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Today in History, June 6th

Today in History, June 6th

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  • AmyW AmyW's Avatar 06-06-06 | 08:54 AM
    June 6, 1984

    In a bloody climax to two years of fighting between the Indian government and
    Sikh separatists, Indian army troops fight their way into the besieged Golden
    Temple compound in Amritsar--the holiest shrine of Sikhism--and kill at least
    500 Sikh rebels. More than 100 Indian soldiers and scores of nonbelligerent
    Sikhs also perished in the ferocious gun and artillery battle, which was
    launched in the early morning hours of June 6. The army also attacked Sikh
    guerrillas besieged in three dozen other temples and religious shrines
    throughout the state of Punjab. Indian officials hailed the operation as a
    success and said it "broke the back" of the Sikh terrorist movement.The Sikh
    religion, which was founded in the late 15th century by Guru Nanak, combines
    elements of Hinduism and Islam, the two major religions of India. The religion
    is centered on the Indian state of Punjab in northern India, where Sikhs
    comprise a majority and speak Punjabi. In the 1970s, agricultural advances made
    Punjab one of India's most prosperous states, and Sikh leaders began calling for
    greater autonomy from the central government. This movement was largely peaceful
    until 1982, when the Sikh fundamentalist Jarnail Singh Bhindranwale and his
    followers launched a separatist campaign in Punjab. Employing terrorism and
    assassination, Bhindranwale and his guerrillas killed scores of political
    opponents and Hindu civilians in the name of establishing an autonomous Sikh
    Khalistan, or "Land of the Pure." Most Sikhs did not support Bhindranwale's
    violent campaign, in which the extremists also assassinated several Sikhs who
    spoke out against the creation of Khalistan.To appease the Sikhs, Indian Prime
    Minister Indira Gandhi nominated Zail Singh to be the first Sikh president of
    India in 1982, a significant choice because the Sikhs comprise a small
    percentage of India's overall population. Most Sikhs distrusted Singh, however,
    because as Indian head of state he generally supported Gandhi's policies.
    Meanwhile, the separatists occupied the Golden Temple and other Sikh holy sites
    and turned them into armed bases.The Golden Temple, known as the Harimandir in
    India, was built in 1604 by Guru Arjun. It was destroyed several times by Afghan
    invaders and rebuilt in the early 19th century in marble and copper overlaid
    with gold foil. The temple occupies a small island in the center of a pool.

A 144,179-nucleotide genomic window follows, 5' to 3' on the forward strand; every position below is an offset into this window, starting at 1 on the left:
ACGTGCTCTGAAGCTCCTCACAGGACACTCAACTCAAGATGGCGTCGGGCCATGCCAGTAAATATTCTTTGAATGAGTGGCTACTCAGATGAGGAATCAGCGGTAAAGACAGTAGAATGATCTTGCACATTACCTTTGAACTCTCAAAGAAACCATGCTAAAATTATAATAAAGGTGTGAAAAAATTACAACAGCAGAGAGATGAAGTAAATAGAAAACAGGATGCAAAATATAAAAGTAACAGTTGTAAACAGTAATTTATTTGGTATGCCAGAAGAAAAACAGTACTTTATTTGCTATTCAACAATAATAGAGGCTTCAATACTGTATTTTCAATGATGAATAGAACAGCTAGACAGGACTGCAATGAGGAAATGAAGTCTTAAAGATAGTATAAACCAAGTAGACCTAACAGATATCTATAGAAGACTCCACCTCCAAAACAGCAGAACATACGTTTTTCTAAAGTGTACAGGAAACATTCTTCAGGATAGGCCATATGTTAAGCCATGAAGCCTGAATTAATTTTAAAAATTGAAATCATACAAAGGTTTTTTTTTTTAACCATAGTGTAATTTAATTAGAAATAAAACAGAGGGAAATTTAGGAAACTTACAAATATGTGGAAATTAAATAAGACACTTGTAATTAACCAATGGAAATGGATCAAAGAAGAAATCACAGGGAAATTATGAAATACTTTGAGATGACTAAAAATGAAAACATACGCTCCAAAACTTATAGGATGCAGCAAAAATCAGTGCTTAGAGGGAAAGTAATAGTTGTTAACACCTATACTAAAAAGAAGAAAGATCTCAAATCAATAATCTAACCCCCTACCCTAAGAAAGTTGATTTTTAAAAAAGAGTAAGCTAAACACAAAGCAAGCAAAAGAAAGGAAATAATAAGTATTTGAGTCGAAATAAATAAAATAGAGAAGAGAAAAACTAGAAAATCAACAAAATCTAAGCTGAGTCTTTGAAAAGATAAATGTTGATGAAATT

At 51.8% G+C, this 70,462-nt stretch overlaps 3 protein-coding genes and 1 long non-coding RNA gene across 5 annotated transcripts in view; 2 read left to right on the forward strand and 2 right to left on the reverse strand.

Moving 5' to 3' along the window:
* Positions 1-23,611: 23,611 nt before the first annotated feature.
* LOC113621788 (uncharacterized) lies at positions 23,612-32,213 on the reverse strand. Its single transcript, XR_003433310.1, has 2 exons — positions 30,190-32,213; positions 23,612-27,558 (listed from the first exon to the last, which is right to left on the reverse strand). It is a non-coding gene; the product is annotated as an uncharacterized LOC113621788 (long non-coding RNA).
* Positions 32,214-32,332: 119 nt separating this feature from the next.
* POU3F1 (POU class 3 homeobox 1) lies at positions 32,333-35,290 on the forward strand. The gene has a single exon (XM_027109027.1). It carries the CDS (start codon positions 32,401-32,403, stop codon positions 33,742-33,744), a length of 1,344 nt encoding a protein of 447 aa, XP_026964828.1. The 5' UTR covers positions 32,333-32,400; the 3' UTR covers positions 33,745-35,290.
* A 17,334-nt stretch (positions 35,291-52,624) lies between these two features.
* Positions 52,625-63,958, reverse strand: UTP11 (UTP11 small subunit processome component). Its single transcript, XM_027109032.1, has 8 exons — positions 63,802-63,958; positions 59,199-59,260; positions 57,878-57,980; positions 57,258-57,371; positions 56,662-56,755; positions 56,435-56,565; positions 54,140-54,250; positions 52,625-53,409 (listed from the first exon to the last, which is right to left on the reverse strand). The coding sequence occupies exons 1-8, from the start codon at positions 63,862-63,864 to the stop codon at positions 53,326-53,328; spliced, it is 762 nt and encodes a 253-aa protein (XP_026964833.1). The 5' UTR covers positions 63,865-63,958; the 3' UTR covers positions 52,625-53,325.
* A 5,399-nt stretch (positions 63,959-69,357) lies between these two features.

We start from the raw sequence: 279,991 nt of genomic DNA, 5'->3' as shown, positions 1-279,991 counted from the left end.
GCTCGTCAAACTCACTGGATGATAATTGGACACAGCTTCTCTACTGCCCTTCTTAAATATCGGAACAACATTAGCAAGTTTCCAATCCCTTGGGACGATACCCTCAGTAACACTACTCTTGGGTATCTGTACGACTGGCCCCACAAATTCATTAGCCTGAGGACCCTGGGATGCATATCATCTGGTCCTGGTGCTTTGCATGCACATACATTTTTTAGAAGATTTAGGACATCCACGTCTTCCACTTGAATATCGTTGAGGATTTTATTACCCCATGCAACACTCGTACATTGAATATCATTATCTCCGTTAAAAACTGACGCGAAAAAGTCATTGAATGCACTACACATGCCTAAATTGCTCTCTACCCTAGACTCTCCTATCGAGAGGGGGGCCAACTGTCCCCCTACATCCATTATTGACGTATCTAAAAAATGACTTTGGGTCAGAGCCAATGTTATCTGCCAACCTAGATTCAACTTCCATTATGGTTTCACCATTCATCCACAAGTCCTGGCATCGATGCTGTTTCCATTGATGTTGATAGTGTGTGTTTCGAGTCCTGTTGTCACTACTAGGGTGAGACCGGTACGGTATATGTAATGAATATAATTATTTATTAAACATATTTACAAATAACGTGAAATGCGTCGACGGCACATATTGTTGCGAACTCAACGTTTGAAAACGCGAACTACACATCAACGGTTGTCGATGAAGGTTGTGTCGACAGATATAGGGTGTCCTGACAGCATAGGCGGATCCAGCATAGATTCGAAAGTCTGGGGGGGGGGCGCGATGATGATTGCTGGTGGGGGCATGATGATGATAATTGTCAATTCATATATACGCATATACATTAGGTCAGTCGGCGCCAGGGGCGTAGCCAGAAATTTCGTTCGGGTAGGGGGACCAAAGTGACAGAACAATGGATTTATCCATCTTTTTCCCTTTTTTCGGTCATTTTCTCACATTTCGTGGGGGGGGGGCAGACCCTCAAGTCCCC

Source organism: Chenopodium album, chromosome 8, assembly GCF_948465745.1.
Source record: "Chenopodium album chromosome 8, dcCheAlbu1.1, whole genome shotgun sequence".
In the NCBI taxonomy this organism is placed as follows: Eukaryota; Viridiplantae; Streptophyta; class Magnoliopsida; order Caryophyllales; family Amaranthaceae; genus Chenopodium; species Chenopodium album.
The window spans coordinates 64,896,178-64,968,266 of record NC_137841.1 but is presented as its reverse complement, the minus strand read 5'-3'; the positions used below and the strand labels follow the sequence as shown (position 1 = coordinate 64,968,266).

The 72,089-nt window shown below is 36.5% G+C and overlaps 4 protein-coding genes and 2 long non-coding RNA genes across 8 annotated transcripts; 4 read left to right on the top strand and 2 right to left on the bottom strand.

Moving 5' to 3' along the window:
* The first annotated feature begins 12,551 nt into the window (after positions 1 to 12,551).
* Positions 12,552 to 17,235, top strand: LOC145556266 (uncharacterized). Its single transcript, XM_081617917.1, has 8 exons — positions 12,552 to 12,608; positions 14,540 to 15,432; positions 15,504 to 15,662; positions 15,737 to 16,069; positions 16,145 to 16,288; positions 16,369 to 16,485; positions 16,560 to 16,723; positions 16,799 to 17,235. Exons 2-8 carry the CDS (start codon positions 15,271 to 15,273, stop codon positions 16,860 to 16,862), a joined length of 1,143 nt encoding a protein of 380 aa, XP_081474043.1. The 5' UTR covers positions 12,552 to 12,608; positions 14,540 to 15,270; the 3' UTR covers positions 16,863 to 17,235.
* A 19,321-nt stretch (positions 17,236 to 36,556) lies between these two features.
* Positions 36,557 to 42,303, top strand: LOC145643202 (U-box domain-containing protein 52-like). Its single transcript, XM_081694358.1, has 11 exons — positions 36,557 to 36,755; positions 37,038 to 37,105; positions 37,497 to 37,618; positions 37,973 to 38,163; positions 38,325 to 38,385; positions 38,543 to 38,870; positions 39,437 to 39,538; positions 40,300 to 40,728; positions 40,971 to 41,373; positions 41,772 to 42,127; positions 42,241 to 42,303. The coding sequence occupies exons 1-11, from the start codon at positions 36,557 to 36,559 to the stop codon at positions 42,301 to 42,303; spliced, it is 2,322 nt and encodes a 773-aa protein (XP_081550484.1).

There are a number of other important buildings in the 72-acre temple compound,
    including the Akal Takht, which is the repository for Sikhism's Holy Book of
    scriptures and the headquarters of the religion.To suppress the separatist
    revolt, which had claimed more than 400 Hindu and Sikh lives and virtually shut
    down Punjab, Prime Minister Gandhi ordered Indian troops to seize control of the
    Sikh bases by force in June 1984. On June 1, army troops surrounded the Golden
    Temple and exchanged gunfire with the rebels, who were heavily armed and
    commanded by a high-ranking army defector. The Sikhs refused to surrender, and
    in the early morning of June 6 army forces launched an assault on the temple
    compound. By daylight, the Sikhs were defeated.Jarnail Singh Bhindranwale, the
    rebel leader, perished in the attack, allegedly by his own hand. The Indian
    government announced that 492 Sikh militants were killed, but the Sikhs put the
    number at more than 1,000. More than 100 army troops were killed and several
    hundred wounded. More than 1,500 Sikhs were arrested in the operation. The
    Golden Temple itself suffered only minor damage, but the Akal Takht, a scene of
    heavy fighting, was heavily damaged.In the aftermath of the bloody
    confrontation, Sikhs rioted across India, and more people were killed. Some
    1,000 Sikh soldiers in the Indian army mutinied, but these defectors were
    suppressed, and rebel leaders still at large were captured or killed. On October
    31, in a dramatic act of retaliation, Indira Gandhi was shot to death in her
    garden by two Sikh members of her own bodyguard. This act only led to further
    violence, and thousands of Sikhs were massacred by angry Hindus in Delhi before
    Gandhi's son and successor, Rajiv Gandhi, called out the army to end the orgy of
    violence. Punjab's political status remained a divisive issue in India, and
    disorder and violence persisted in the state until the early 1990s.

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